Finding the Museum Of Fine Arts was a project within itself, but walking in there at 9:00pm on it’s annual College Night was surprising really exciting. I’ve done many museum projects in the past, but I’ve never been to a museum that late at night, let along with it blasting today’s top play-lists and handing out glow sticks. It seemed like everywhere I went there was either competing Hula Hooper’s, a rock band concert, a D.J mixing tapes, or coffee and cookies with an Indie-artist performing. The mixture of the music and people got my adrenaline pumping and made me more excited to be there and see the art.
Passage through the art:
The first room was full of old, beautifully painted instruments. An arrangement of Harpsichord pianos was displayed along a pedestal with intricate, gold painted flowers cascading along its edges. While surrounded by a heard of college students in glow sticks, a man demonstrated how to play these pianos. I tried hard to hear and see what he was explaining, but with the amount of peering eyes crowding him I had little success.
Hanging on the walls of this next room are paintings from all around Europe displaying versions of the wealthy class throughout history. One picture I found extremely interesting was a work taken by Adolf Hitler, the museum could tell this due to a marking with a number behind the painting (plaque on wall).
My favorite room throughout the museum was the Impressionist room. I enjoyed looking at a particular painting by the French artist Renoir named Dance at Bougival painted in 1883. It displays a woman in a pure, white dress dancing with a man in a blue suite. They are the only figures who are clear compared to the back of the painting which is fuzzy. While they are dancing it looks like he is trying to kiss her, but her face is turned as not to let him. Although the back of the painting is blurry it is still very bright. I found it interesting that different painting by Van Gough called Postman Joseph Roulin looks similar to the man in the Renoir painting. The Van Gough painting is a portrait of one of his close friends. It was interesting to see these two pictures are in the same room.
Renoir, Dance at Bougival
Von Gough, Postman Joseph Roulin
Throughout making my stops there were a number of rooms containing many religious painting and sculptures. Many of these paintings were of the Virgin Mary holding Jesus as a young child. Seeing this paintings reminded me of the poems were were reading in class, and the idea of Mary as a prominent religious figure. There was one room in the shape of a dome, no bigger then the classroom's at CGS, in which a statue of Jesus hanging on cross floated above our heads. Behind this statue was a wall painted in the 12th century, which they removed from Spain and into the MFA.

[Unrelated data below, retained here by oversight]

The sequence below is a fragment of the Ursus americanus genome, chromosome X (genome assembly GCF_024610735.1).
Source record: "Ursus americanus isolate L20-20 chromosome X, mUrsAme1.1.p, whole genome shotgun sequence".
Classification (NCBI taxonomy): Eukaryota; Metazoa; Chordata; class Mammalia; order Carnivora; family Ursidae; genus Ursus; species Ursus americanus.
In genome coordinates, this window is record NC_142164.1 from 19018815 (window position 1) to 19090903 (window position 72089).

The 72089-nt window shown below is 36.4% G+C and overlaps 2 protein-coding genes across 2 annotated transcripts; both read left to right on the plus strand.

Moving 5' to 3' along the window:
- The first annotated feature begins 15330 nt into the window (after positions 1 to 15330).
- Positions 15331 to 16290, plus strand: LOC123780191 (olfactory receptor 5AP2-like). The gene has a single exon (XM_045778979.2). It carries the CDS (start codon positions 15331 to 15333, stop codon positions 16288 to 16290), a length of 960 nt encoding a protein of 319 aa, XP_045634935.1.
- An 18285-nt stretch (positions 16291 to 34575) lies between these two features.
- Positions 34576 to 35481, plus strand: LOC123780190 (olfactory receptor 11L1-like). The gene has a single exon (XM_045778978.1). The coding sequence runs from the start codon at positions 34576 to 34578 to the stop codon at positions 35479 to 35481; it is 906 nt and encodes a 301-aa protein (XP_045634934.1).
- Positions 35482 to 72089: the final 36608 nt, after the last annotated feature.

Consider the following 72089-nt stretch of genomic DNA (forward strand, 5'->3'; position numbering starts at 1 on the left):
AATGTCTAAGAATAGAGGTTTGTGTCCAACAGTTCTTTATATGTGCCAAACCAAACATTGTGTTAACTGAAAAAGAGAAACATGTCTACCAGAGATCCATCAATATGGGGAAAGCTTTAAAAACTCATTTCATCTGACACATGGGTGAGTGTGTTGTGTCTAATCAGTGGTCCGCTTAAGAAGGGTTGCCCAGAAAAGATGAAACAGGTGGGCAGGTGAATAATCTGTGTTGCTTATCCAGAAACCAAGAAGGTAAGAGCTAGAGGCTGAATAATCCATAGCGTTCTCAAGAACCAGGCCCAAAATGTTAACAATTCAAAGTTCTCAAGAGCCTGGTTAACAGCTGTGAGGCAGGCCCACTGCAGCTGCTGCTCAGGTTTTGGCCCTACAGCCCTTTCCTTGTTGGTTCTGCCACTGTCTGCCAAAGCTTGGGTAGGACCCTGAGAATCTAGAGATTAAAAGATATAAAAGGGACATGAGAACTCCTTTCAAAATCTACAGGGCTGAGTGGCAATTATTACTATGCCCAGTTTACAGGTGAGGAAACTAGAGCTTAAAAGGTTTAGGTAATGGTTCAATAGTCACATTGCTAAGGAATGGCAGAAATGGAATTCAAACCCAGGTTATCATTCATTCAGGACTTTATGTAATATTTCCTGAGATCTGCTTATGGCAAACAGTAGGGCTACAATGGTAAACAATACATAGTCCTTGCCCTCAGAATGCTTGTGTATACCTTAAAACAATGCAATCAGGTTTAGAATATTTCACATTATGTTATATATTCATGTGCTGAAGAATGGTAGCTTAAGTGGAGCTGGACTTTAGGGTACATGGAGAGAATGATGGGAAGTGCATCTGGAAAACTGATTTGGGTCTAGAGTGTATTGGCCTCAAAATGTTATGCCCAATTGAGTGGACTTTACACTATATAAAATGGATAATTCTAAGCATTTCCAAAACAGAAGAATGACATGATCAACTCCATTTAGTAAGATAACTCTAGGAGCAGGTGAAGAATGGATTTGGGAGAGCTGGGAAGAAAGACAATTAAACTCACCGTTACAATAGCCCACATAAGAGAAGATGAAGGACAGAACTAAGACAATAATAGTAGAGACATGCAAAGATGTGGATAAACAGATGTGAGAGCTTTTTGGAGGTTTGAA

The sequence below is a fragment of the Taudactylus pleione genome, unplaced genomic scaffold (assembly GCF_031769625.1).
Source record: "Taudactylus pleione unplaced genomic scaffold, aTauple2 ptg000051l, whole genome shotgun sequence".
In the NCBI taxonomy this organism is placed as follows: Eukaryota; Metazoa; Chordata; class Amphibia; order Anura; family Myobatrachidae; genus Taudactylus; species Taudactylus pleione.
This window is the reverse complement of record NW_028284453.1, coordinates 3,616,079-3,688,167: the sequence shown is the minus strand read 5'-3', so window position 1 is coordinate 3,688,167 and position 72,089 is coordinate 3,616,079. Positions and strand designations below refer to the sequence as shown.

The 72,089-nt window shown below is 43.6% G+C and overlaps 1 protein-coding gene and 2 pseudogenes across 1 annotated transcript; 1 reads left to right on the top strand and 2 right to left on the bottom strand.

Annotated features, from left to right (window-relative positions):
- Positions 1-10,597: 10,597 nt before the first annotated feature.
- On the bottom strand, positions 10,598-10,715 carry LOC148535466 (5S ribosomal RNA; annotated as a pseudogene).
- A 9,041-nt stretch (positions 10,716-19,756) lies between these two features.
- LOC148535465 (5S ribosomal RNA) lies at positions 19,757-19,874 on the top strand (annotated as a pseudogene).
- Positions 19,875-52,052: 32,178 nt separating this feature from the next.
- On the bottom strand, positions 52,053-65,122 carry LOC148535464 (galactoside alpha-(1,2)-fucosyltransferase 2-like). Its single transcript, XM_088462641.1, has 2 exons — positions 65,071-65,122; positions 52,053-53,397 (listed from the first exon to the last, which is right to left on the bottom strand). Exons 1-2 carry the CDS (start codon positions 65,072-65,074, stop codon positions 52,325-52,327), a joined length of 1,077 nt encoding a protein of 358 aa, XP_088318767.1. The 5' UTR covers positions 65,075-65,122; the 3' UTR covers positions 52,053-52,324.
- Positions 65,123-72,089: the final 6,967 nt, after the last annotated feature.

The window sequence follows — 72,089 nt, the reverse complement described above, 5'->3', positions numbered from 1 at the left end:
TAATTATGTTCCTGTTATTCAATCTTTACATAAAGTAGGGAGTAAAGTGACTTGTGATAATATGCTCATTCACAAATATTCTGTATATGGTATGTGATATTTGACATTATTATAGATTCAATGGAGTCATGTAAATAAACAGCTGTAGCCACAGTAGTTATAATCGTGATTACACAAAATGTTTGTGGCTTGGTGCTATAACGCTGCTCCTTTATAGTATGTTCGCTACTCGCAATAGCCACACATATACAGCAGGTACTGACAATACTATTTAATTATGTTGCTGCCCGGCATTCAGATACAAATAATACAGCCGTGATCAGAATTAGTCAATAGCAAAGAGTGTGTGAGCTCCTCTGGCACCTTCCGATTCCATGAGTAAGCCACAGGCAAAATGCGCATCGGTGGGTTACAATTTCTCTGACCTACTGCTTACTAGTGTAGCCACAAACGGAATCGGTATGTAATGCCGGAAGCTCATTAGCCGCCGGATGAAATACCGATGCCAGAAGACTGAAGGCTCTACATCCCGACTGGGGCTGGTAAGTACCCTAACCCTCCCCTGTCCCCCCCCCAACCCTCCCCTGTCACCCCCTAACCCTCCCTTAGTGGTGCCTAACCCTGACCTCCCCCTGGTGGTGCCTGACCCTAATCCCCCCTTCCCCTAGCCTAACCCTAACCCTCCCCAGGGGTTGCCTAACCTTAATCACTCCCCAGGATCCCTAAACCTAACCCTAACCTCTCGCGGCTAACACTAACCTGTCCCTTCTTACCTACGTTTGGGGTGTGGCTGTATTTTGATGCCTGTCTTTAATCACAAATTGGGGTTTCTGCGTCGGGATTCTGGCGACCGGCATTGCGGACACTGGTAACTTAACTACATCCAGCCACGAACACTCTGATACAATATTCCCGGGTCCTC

Throughout the museum there were beautiful pottery works from Mexico all the way to the nineteenth century. They looked delicate and carefully embellished in flowers – very feminine. Even the utensils displayed in glass cases found around the museum looked like they were molded carefully and intricately designed.
On the way out of the museum there was a section called Persona and Performances, which displayed about thirty televisions with people of all different color and background singing to one song. It was very funny to watch them dance and get extremely involved in the song.
The museum was exciting, diverse, and engaging. The atmosphere and the exhibits left me with a memorable experience.
1. How and what process does the museum use in order to move an entire wall from Spain and place it in the MFA of Boston?
2. What technique is used to keep these paintings in presentable condition?
3. There were so many beautifully painted vases, I wonder how the paint managed not to chip off or somehow get destroyed?
4. Viewing the Persona and Performances, what exactly was the artists trying to prove or get across to the audience? And how did he get all those people to dance in front of a camera?
5. If Van Gough and Renoir were both Impressionist painters the why does their technique, such as brush strokes look so different?